Mar 14, 2010


Thursday 11th March - Day 32

Why do people write songs about places? Why did Neil Sedaka decide to set this irritating catchy pop song in Amarillo, Texas? Well, seemingly it was the only place he could find that rhymed with pillow and willow. It's not a terribly well-known song in America. However, in the UK and in Germany it's huge. Tony Christie, a poor man's Englebert Humperdink, made it a hit in 1971. And then in 2005 it was re-released for charity with a video fronted by the British comedian Peter Kay. Kay is a rare comedian who is popular with the broadest of mainstream markets as well as making really clever cult TV shows. (Phoenix Nights is a tremendous series set in Bolton, Lancashire not Phoenix, Arizona.) The video is a rare and stupifying collection of British household names many of which will be complete unknowns to Americans. It's willfully and unashamedly cheesey and makes me feel conflicted. But it has to be saluted for being the only pop video to feature Shaun Ryder & Bez from the Happy Mondays as well as Brian May and Roger Taylor of Queen. And if that isn't weird enough, then you can add Shakin' Stevens and Heather Mills to the mix. And five dwarves wearing Bolton Wanderers footy shirts.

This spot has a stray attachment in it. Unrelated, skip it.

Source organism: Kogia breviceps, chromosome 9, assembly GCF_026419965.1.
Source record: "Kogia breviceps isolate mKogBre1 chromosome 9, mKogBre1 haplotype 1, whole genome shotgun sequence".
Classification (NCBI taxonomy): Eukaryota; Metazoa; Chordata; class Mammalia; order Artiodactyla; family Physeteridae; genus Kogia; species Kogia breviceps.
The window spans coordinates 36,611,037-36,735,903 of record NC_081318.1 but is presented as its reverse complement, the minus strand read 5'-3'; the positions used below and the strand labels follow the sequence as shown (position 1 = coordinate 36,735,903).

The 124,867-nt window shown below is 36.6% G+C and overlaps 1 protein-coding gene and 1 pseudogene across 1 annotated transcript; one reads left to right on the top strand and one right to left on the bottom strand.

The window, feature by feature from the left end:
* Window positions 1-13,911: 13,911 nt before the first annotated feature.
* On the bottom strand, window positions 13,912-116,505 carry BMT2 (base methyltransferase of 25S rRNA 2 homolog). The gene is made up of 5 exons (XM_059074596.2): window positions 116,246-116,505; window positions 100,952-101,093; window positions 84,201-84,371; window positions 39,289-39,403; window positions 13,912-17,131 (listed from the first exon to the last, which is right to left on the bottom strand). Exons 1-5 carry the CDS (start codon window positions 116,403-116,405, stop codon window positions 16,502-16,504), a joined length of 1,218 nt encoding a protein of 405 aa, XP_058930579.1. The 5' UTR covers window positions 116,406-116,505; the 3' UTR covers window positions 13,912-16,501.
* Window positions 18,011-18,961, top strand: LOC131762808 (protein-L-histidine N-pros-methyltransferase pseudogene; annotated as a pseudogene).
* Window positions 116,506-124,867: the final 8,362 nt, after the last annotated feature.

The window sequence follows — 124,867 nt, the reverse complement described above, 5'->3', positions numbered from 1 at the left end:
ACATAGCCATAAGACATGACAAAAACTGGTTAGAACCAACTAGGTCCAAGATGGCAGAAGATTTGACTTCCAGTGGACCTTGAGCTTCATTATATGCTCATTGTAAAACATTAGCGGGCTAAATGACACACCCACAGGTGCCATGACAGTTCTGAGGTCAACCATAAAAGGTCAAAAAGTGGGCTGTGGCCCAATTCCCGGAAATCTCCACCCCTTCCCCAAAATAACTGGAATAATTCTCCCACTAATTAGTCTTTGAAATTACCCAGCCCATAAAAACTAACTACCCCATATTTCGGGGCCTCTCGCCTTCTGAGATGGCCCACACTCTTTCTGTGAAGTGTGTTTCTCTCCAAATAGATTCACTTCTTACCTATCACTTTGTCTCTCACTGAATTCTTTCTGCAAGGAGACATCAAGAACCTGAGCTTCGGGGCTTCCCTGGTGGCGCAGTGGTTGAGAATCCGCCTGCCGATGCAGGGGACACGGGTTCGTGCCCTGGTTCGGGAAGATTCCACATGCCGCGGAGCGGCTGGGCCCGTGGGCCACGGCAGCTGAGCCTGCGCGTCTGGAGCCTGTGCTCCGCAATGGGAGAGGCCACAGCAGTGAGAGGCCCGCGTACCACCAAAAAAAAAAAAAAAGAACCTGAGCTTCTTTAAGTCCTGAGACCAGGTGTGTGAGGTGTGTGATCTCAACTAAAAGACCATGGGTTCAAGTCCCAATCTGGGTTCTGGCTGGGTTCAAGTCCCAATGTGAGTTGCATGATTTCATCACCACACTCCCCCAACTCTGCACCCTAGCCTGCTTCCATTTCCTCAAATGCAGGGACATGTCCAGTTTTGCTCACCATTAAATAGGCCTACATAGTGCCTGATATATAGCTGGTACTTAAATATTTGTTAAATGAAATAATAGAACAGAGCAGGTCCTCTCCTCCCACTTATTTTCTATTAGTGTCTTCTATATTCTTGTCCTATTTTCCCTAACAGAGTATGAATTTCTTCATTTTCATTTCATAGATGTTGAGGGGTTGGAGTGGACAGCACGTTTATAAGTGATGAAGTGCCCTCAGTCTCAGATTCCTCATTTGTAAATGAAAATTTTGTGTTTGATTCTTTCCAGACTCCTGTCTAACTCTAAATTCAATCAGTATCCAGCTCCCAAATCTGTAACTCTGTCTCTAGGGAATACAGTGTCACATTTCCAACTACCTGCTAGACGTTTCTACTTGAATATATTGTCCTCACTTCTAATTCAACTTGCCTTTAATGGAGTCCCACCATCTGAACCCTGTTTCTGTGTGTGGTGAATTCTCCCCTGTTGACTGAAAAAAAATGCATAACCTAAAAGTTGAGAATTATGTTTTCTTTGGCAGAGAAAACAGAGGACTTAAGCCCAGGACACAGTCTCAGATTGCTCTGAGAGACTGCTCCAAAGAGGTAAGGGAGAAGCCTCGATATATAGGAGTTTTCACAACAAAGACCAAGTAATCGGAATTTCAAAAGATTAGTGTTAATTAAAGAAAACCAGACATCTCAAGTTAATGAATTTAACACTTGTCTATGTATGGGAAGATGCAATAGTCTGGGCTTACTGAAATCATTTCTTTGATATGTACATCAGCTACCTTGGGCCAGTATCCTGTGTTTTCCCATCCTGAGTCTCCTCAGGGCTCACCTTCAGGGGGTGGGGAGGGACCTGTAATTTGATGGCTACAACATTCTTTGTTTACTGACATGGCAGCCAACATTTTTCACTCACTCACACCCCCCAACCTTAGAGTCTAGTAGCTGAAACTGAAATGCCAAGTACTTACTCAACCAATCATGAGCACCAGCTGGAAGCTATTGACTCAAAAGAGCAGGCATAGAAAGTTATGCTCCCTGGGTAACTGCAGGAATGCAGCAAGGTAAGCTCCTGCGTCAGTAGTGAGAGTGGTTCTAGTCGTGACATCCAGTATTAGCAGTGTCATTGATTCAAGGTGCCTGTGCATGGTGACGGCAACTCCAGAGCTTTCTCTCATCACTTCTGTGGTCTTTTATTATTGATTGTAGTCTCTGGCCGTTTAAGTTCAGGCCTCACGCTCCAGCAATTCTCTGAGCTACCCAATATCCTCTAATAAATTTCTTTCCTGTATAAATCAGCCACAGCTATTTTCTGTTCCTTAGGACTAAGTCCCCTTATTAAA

I've got nothing to say about the town as we just used it as a rest stop on the way to Denton Texas where there's a free concert happening on Saturday. The west Texas landscape didn't look that inspiring... though we did see real tumbleweeds. And we drove past what claimed to be the largest cross in the western hemisphere. It looked identical to one we saw in Ohio. Very odd indeed. The sign promised us a "spiritual experience never to be forgotten" but, heathen fools that we are, we passed on that. I might save myself for the biggest cross in the world, but I guess I'll have to go to the eastern hemisphere for that. Which is surprising because my money would have been on America being number 1 in that field.

Highlight of the day though was seeing the real place that inspired the body shop (garage) from the movie Cars. It's called the U-Drop Inn and it's in a town called Shamrock. It's not operational anymore, but that's the price of progress. The interstate goes right by the town but back in the golden days Route 66 went right through the heart of it. Modern roads save time but we lose lots of other stuff. Still at least they had the good sense to preserve the building. It's beautiful.

1 comment:

  1. Never heard that song before, but I'd say it deserves the video it got. Here's a reminder to listen to George Strait's "Amarillo By Morning." The recorded version is highly produced, but I still love it. But here's a nice live performance of it: